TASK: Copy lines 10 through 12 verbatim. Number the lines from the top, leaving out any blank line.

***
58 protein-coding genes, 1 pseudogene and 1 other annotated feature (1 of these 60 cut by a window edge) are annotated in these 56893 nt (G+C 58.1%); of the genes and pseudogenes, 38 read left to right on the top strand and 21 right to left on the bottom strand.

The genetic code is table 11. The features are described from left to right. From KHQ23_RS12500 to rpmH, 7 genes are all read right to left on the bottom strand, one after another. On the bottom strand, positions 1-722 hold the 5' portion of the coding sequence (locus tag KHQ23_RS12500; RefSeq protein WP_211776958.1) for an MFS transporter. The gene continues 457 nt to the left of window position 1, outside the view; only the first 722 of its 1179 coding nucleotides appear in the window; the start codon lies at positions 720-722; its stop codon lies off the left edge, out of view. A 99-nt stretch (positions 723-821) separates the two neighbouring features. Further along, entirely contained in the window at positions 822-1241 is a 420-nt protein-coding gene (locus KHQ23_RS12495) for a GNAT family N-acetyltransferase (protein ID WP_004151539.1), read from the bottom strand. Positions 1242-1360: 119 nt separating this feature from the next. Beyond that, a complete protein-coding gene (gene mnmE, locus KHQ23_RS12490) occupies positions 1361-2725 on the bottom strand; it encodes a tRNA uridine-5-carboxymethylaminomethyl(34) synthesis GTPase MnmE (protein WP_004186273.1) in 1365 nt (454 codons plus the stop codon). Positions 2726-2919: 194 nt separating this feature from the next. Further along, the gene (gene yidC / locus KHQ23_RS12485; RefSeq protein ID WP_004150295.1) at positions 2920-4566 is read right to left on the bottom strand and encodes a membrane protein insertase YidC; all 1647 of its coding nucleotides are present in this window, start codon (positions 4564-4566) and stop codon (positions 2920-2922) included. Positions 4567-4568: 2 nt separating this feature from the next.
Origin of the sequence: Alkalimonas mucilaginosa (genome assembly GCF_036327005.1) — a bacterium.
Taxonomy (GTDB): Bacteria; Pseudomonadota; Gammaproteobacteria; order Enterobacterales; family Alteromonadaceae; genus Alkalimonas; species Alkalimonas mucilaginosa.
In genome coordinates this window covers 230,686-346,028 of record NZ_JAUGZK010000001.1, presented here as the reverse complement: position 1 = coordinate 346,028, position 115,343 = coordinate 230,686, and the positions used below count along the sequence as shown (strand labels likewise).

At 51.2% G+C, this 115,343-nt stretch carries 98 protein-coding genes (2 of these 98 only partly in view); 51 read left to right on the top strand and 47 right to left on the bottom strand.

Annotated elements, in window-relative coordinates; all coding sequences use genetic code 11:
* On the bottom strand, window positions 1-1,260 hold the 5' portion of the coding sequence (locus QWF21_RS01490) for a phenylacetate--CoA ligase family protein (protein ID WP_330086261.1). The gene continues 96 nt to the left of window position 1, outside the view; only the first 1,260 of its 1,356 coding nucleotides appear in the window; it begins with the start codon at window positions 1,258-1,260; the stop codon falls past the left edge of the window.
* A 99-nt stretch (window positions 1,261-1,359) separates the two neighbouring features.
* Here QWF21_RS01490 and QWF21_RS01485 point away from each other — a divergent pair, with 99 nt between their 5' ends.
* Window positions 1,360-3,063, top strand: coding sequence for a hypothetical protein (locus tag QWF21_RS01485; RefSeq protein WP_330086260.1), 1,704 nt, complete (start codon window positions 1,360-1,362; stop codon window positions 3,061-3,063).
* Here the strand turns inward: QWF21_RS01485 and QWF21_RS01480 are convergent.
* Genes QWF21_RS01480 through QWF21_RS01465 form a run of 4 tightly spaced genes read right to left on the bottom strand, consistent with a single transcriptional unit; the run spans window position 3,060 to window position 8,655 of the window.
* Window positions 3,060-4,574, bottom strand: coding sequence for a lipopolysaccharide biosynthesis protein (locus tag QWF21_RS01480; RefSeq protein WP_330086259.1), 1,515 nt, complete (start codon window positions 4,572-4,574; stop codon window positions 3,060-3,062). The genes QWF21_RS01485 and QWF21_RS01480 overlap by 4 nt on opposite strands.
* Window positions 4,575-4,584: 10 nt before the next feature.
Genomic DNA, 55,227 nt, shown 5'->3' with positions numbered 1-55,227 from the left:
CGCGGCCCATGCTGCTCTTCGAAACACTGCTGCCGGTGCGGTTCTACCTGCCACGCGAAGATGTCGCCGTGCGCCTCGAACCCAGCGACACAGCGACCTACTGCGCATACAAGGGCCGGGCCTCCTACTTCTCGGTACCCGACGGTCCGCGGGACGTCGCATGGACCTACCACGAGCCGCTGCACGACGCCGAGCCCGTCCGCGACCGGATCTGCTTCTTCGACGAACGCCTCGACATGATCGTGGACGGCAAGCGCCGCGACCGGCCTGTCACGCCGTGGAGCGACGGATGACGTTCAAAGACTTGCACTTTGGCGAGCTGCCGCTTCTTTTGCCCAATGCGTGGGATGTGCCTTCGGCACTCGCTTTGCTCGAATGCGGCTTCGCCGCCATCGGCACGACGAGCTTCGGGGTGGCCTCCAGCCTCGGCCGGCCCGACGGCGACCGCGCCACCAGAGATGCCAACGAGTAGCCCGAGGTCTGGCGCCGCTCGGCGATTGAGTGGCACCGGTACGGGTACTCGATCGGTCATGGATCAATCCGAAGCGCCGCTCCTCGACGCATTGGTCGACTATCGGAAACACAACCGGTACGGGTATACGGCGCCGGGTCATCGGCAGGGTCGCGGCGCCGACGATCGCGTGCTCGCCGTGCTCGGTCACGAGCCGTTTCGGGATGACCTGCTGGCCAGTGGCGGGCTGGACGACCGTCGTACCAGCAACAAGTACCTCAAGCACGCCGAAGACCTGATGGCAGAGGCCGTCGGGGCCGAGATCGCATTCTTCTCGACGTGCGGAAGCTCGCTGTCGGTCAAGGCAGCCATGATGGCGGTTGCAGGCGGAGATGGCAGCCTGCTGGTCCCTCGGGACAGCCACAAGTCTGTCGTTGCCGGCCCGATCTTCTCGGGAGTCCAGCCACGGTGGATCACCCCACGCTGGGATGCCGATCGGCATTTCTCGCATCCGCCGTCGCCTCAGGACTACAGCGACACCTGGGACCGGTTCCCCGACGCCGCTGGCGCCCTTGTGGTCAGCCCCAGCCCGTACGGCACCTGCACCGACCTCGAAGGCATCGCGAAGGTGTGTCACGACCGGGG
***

* Here QWF21_RS01490 and QWF21_RS01485 point away from each other — a divergent pair, with 99 nt between their 5' ends.
* Window positions 1,360-3,063, top strand: coding sequence for a hypothetical protein (locus tag QWF21_RS01485; RefSeq protein WP_330086260.1), 1,704 nt, complete (start codon window positions 1,360-1,362; stop codon window positions 3,061-3,063).
* Here the strand turns inward: QWF21_RS01485 and QWF21_RS01480 are convergent.